By Kim Voynar Voynar@moviecitynews.com

Hotel Atlantico Directed by Suzana Amaral

At a fest like TIFF there are both small gems to uncover, and lumps of coal in the festival stocking to ponder, as in: why is this film even in this festival, and, more importantly, what better film did I miss while I was wasting two hours of my life waiting in vain for this one to get better? Such was the case with my first film of this year’s Toronto International Film Festival, Hotel Atlantico, directed by Suzana Amaral, who way back in 1985 directed the critically acclaimed The Hour of the Star, which scored three awards at the Berlinale.

Although I’ve never seen The Hour of the Star, I’d heard enough good things about it from people whose opinions I respect to merit adding her latest effort to my list of TIFF films. Unfortunately, in this particular case past brilliance does not equal present artistry, or even adequacy, and beyond that its treatment of the female characters is rather shocking given that the writer/director is a woman.

Hotel Atlantico follows a vagabond (apparently unemployed, as he has lots of time to wander aimlessly around) character we know only as the Artist on a long and seeminly pointless journey as he meets death and cinematic cliches at every turn. A dead body on a gurney as he checks into the hotel; a suicidally depressed woman on a bus, mourning the loss of her daughter; two characters in a bar who offer him a ride, with menacing intent (intent, I should note, that’s so blatantly telegraphed one wonders that this man, or anyone, would willingly get into a car with them … they might as well have been carrying machetes and guns and wearing t-shirts emblazoned with “We Plan to Kill You” imprinted on them).

Then there’s the epileptic sexton and a grossly obese woman caring for a small village church, the priest having died several years ago; a dying woman in the village, for whom he’s asked to perform the rite of Extreme Unction when her sister mistakes him for a priest because he’s wearing bothered robes (and good thing this devoutly Catholic Brazilian woman doesn’t realize he’s completely bullshitting his way through one of the most sacred rites in Catholocism); a sinister surgeon who amputates the Artist’s leg for his own political gain; and the surgeon’s daughter, who apparently has a bizarre sexual fetish for newly one-legged actors of little note.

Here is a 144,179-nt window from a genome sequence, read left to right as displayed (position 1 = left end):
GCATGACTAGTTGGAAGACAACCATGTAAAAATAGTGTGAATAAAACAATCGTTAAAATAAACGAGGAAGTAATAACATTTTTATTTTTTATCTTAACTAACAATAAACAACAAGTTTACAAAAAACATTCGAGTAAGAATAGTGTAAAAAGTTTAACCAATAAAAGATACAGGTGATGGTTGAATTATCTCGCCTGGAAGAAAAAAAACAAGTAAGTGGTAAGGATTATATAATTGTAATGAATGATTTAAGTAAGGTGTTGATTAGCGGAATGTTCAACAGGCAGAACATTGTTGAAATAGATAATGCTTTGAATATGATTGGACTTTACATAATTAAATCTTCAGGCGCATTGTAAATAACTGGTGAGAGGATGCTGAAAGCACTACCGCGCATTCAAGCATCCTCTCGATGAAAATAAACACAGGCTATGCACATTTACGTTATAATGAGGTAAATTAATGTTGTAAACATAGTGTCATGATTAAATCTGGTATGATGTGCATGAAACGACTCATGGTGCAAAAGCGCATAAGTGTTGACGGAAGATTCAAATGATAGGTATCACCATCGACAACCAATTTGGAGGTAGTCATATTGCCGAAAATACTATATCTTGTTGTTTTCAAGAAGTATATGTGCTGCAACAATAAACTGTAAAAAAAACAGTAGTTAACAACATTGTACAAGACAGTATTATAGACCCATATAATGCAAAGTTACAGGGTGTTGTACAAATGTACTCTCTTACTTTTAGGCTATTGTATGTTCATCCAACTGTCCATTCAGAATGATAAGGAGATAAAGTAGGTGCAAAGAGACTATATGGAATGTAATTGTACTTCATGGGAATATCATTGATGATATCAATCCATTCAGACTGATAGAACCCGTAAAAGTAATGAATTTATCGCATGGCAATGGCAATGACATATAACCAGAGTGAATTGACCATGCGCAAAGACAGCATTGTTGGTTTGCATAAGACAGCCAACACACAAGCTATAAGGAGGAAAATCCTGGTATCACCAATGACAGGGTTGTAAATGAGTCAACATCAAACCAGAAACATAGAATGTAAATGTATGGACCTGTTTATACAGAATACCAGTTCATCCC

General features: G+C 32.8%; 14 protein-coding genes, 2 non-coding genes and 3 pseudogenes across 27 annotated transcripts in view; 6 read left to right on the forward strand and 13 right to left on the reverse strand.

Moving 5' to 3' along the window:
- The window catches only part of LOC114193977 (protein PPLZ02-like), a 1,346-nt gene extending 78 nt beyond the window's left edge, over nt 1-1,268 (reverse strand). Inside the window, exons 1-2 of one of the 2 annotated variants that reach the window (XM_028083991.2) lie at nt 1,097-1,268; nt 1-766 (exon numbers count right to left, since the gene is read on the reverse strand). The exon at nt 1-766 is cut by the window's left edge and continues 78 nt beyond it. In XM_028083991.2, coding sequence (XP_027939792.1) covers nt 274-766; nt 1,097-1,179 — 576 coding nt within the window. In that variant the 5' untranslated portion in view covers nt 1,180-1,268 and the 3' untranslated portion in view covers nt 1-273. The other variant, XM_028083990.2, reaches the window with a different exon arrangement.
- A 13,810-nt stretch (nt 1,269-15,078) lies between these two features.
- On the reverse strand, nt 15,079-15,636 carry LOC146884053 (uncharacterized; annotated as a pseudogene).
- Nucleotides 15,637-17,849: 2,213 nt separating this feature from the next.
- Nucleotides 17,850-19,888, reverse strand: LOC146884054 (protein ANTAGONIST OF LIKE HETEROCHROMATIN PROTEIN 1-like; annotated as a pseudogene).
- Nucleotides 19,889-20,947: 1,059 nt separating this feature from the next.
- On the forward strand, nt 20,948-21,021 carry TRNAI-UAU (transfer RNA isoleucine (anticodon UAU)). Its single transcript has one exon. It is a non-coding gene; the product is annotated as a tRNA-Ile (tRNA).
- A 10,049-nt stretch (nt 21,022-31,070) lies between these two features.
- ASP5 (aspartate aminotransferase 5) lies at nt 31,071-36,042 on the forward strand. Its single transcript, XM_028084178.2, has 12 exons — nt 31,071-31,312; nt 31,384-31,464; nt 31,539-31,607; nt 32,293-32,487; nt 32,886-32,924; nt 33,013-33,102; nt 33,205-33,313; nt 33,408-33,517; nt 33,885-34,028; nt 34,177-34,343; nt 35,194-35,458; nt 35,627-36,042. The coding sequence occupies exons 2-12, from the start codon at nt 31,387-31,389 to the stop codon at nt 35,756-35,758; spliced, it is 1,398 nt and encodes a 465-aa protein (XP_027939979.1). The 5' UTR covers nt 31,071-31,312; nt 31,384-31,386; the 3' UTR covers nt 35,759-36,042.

It’s all rather silly, and not in a good way; more than that, though, the film lacks both feeling and humanity — or at least, lacks any positive view of humanity — and I’m still not sure after reflecting upon it just what the point was or why I wasted my time on it.  By the time we got to the end, where we come back around to the beginning, I began to wonder just what the point was of either the Actor’s journey or of me wasting two hours of precious festival viewing time watching it. The fest program guide optimistically calls it “Lynchian,” but that’s a rather significant stretch that implies the film is more interesting than it is.

What’s so particularly frustrating about seeing a film likeHotel Atlantico at a fest like TIFF is that there are so many films on the schedule, and only so many you can possibly squeeze into the eight or nine days you’re here. Every fest film is a bit of a crapshoot, of course, but it doesn’t make it easier to swallow having wasted time you could have spent on something better.

Hotel Atlantico, for all that it’s screening in the Master Artists section of the fest, unfortunately just doesn’t cut it. If the film at least had something interesting going on with the cinematography or lighting, or a compelling plot, or something, anything other than the most bizarre case of popcorn sex you’re likely to see in a film to recommend it, I wouldn’t have felt my time was so completely wasted.

-by Kim Voynar

..Toronto Film Festival 2009
..MCN Weekend

Comments are closed.

Quote Unquotesee all »

“What Quibi trying to do is get to the next generation of film narrative. The first generation was movies, and they were principally two-hour stories that were designed to be watched in a single sitting in a movie theater [ED: After formats like the nickelodeon]. The next generation of film narrative was television, principally designed to be watched in one-hour chapters in front of a television set. I believe the third generation of film narrative will be a merging of those two ideas, which is to tell two-hour stories in chapters that are seven to ten minutes in length. We are actually doing long-form in bite-size.”
~ Jeffrey Katzenberg

“The important thing is: what makes the audience interested in it? Of course, I don’t take on any roles that don’t interest me, or where I can’t find anything for myself in it. But I don’t like talking about that. If you go into a restaurant and you have been served an exquisite meal, you don’t need to know how the chef felt, or when he chose the vegetables on the market. I always feel a little like I would pull the rug out from under myself if I were to I speak about the background of my work. My explanations would come into conflict with the reason a movie is made in the first place — for the experience of the audience — and that, I would not want.
~  Christoph Waltz